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a·gen·da (ə-jĕndə)
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n. pl. a·gen·das
1. A list of things to be discussed in a meeting.
2.
a. A program of things to be done or considered: "King's broadening of the civil rights agenda to include issues of class, income, and employment" (James Carroll).
b. Informal A usually unstated underlying motive: "Everyone has an agenda, whether he or she is honest about it or not" (Ted Nordhaus and Michael Shellenberger).
3. A datebook: bought a leather-bound agenda.
4. A plural of agendum.

[From Latin, pl. of agendum, neuter gerundive of agere, to do; see AGENDUM.]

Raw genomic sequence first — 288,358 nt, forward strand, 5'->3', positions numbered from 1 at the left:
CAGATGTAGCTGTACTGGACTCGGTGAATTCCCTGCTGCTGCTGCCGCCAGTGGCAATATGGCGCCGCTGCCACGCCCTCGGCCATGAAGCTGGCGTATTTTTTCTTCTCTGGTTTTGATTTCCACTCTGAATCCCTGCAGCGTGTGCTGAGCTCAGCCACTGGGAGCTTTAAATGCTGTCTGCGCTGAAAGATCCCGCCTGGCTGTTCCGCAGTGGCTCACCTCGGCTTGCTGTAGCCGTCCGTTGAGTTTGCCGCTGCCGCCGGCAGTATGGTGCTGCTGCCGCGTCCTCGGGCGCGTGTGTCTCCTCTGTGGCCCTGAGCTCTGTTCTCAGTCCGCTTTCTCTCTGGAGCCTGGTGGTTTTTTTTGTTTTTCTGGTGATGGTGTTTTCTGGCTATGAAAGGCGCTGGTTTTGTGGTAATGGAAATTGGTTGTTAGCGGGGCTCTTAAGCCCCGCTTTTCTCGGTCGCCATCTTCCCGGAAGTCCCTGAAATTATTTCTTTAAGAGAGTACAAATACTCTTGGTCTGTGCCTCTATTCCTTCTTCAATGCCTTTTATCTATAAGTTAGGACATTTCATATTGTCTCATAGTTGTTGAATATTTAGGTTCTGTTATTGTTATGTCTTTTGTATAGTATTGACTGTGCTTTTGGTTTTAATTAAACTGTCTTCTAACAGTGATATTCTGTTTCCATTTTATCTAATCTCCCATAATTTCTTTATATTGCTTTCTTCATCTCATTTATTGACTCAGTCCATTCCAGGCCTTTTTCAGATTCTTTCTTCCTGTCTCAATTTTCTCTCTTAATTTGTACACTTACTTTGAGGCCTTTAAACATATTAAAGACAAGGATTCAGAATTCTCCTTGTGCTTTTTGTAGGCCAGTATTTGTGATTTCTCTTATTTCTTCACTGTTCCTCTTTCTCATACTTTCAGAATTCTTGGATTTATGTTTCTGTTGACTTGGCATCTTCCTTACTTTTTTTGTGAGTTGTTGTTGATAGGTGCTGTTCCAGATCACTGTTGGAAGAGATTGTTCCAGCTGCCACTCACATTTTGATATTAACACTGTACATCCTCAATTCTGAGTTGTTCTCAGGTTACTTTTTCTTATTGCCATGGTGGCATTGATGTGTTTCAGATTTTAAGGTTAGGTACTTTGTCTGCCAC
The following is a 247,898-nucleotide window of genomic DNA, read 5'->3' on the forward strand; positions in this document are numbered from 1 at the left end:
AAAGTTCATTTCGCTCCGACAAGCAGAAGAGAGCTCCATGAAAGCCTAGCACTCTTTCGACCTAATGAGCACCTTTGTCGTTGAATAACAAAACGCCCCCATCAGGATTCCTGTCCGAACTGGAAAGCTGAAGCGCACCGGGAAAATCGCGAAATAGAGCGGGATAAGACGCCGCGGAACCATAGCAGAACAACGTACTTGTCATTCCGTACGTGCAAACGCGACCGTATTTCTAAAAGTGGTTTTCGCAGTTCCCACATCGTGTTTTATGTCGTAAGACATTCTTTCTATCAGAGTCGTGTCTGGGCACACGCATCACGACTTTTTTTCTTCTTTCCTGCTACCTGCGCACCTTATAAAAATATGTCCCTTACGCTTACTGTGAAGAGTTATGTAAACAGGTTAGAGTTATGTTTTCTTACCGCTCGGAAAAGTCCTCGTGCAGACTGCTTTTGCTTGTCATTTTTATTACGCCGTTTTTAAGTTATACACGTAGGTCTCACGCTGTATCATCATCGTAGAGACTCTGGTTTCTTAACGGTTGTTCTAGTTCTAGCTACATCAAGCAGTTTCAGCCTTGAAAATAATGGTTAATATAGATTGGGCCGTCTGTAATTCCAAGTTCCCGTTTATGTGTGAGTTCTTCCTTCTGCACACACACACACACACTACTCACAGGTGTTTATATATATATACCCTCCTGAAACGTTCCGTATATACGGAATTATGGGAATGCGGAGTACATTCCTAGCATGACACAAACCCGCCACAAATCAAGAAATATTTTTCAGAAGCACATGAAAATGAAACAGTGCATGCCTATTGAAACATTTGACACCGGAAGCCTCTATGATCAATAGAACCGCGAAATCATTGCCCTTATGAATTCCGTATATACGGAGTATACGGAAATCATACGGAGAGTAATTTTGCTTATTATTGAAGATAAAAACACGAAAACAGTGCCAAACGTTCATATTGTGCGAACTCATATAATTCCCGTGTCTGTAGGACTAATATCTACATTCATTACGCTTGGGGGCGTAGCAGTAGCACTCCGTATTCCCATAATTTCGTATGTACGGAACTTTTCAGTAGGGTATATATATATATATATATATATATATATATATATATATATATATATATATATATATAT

Usage Note: The term agendum has largely been supplanted by its Latin plural agenda, which is treated as a singular noun and denotes a list or program of numerous things, as in The agenda for the meeting has not yet been set. In this use, the plural of agenda is agendas.

The American Heritage® Dictionary of the English Language, Fifth Edition copyright ©2020 by Houghton Mifflin Harcourt Publishing Company. All rights reserved.
 

Indo-European & Semitic Roots Appendices

    Thousands of entries in the dictionary include etymologies that trace their origins back to reconstructed proto-languages. You can obtain more information about these forms in our online appendices:

    Indo-European Roots

    Semitic Roots

    The Indo-European appendix covers nearly half of the Indo-European roots that have left their mark on English words. A more complete treatment of Indo-European roots and the English words derived from them is available in our Dictionary of Indo-European Roots.

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